It seemed that the only nonessential policeman, the only one whose presence was not required to keep the peace around the bigwigs, was John Rebus. Once again his superiors appeared to be sending him a message: You're not needed. You're not wanted. Pack it in.

Of course, Rebus has a tin ear when it comes to such messages. He just doesn't hear them and he goes on his way, doing his job just the way he has always done it. His way.

Much as his superiors do not want him involved, when one of the delegates to the G8 falls to his death, Rebus is the only officer left at the station to take the call and thus he becomes involved in investigating a high profile death, the very thing his boss hoped to avoid.

Meanwhile, his colleague Siobhan Clarke is investigating the death of a rapist which means that soon Rebus is involved in that investigation as well. Then Clarke's parents, aging hippies, come to Edinburgh to participate in demonstrations in regard to the G8 and, in the melee, her mother is assaulted, possibly by a policeman. Siobhan is determined to find the culprit and bring him to justice.

All of these disparate stories intertwine and interconnect as they have a way of doing in a Rankin tale, and the conclusions to the stories were not quite what I had expected. Although I've read all the Rebus stories, in order, through this one, Rankin still has the capacity to surprise me.

What will happen to Rebus when he is finally forced to leave his job, the job for which he has sacrificed all of his personal life? Who will "name" him when he loses the only life he has? It will be interesting to see how Rankin handles this. Perhaps he will surprise me once again.

Friday, February 25, 2011

The big shoot-out between Utah and Arizona

Remember the shock, anger, and revulsion that we felt when the shooting of Rep. Gabrielle Giffords and several of her constituents, including a child, took place in January? The shooter used a Glock semi-automatic with which he was able to get off 31 shots in seconds before bystanders could subdue him.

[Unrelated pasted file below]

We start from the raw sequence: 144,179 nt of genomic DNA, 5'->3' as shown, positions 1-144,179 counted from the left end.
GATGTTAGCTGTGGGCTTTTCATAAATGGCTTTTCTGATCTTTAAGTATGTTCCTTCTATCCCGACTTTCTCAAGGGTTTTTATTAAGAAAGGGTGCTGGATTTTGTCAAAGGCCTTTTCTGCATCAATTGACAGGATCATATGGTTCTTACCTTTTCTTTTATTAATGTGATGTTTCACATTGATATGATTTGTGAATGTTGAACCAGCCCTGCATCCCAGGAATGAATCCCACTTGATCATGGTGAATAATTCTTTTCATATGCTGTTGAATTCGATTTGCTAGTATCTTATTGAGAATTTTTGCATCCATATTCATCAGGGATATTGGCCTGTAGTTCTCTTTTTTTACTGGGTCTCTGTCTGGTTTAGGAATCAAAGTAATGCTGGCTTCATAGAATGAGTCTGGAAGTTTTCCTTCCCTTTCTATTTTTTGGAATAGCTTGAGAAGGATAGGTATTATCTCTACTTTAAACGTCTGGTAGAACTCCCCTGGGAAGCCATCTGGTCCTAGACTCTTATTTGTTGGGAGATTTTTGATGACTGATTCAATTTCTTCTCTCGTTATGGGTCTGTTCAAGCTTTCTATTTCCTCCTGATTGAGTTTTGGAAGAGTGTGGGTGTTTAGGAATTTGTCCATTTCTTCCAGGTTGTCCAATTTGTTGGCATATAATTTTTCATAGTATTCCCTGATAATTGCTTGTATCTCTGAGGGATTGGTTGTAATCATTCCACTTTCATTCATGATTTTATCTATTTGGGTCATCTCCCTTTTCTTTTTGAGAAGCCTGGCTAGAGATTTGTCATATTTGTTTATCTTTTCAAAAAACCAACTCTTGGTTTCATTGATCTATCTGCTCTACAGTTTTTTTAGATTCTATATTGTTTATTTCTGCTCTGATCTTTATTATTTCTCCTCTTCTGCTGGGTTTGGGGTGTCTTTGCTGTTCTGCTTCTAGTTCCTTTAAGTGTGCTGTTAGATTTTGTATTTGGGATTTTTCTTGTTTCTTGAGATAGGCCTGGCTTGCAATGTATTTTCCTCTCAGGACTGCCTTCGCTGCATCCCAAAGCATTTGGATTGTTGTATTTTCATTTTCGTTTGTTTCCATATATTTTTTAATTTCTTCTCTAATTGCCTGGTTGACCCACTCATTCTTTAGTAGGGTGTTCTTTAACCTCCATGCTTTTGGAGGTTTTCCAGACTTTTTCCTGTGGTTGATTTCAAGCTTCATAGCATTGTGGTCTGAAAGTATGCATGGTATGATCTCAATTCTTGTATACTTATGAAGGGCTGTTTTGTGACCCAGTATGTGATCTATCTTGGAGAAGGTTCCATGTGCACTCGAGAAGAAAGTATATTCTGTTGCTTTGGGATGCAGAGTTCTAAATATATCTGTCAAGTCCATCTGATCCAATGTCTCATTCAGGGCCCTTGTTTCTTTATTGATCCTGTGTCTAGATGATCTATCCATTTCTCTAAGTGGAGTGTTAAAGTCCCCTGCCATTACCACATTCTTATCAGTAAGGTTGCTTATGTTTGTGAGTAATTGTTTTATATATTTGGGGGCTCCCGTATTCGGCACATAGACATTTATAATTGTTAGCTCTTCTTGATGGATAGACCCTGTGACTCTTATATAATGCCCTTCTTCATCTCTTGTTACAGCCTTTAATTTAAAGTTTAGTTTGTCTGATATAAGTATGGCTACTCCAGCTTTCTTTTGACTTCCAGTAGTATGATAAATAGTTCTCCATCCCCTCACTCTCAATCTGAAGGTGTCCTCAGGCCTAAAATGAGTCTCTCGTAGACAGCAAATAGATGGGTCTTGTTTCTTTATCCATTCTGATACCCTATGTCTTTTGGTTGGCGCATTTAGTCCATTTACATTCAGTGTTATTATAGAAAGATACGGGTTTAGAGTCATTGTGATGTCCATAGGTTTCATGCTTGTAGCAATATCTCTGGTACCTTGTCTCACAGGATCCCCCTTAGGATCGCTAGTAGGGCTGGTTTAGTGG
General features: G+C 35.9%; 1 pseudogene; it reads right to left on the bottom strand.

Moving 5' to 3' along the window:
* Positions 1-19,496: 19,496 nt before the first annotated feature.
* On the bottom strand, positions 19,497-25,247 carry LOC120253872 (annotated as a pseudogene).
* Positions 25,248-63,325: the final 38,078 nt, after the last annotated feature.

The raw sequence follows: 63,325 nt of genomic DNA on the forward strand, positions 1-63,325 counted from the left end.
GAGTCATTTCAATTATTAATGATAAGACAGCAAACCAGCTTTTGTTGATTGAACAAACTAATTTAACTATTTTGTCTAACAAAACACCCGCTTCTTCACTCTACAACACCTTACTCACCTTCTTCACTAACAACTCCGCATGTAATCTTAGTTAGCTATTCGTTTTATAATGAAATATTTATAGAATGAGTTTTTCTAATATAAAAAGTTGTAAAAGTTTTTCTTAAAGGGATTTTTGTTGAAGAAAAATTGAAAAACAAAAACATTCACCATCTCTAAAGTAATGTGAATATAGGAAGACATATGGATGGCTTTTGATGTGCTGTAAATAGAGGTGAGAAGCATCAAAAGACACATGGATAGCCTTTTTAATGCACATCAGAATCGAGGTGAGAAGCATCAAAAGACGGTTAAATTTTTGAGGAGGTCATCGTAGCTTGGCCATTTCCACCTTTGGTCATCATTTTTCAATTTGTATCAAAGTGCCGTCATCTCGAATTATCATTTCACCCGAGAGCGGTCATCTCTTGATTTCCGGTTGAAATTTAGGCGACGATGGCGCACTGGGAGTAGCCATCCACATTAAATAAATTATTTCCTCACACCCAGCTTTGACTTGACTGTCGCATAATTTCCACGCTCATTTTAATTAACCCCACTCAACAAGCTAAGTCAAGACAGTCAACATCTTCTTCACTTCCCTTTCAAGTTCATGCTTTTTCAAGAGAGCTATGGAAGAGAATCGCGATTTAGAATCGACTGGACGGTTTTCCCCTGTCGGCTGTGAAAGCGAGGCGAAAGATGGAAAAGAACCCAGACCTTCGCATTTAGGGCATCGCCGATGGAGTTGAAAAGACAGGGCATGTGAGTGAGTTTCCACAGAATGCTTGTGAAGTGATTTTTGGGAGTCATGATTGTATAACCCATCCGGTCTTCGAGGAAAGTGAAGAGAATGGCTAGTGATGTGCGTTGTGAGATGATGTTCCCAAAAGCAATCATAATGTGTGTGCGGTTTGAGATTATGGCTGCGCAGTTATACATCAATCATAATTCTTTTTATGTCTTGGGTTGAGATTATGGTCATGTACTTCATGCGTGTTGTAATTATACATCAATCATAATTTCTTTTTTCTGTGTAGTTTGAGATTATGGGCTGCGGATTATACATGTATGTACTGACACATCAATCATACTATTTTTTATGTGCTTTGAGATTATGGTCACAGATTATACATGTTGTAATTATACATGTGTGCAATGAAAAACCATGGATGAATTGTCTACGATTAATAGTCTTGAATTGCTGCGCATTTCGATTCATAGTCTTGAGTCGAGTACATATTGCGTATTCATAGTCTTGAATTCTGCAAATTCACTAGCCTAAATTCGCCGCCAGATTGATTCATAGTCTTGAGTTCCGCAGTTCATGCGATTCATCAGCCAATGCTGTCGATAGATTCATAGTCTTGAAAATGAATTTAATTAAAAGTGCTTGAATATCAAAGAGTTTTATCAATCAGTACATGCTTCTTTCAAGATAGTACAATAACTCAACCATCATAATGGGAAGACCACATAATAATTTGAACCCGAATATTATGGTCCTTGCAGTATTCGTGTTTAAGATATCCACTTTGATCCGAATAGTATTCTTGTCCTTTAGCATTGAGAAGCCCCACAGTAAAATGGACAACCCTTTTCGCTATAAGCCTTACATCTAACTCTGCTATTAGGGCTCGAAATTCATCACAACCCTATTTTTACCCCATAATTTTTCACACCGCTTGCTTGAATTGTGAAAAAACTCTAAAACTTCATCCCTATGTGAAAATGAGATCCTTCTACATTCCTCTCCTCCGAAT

You might think that that event in Tucson would have made Arizonans leery of guns. And, furthermore, you might think that the Arizona legislature would have a very full plate considering the budget crunch, the unemployment rate, and the health care crisis in the state. Silly you!

It turns out that in spite of everything that has happened Arizonans still worship at the altar of the gun and their legislature is never too busy to spend time honoring that religion. They are all set to take time away from working on solutions to the above-mentioned REAL problems to designate the Colt Single Action Army revolver as the "State Gun."

I guess we should just be grateful they didn't choose the Glock. Frankly, it wouldn't have surprised me if they had, considering that legislature's track record.

In this action, Arizona is in an old-fashioned western shoot-out with Utah to become the first state to designate an official state gun. The Utah legislature has already passed its bill to designate the Colt .45 as its state gun, and apparently the governor is all set to sign it into law. So, unless it can find a way to speed up its legislative process, it looks like Arizona is going to lose this shoot-out.

Thursday, February 24, 2011

The Thursday three

Here are three stories that are bouncing around in my head on this Thursday: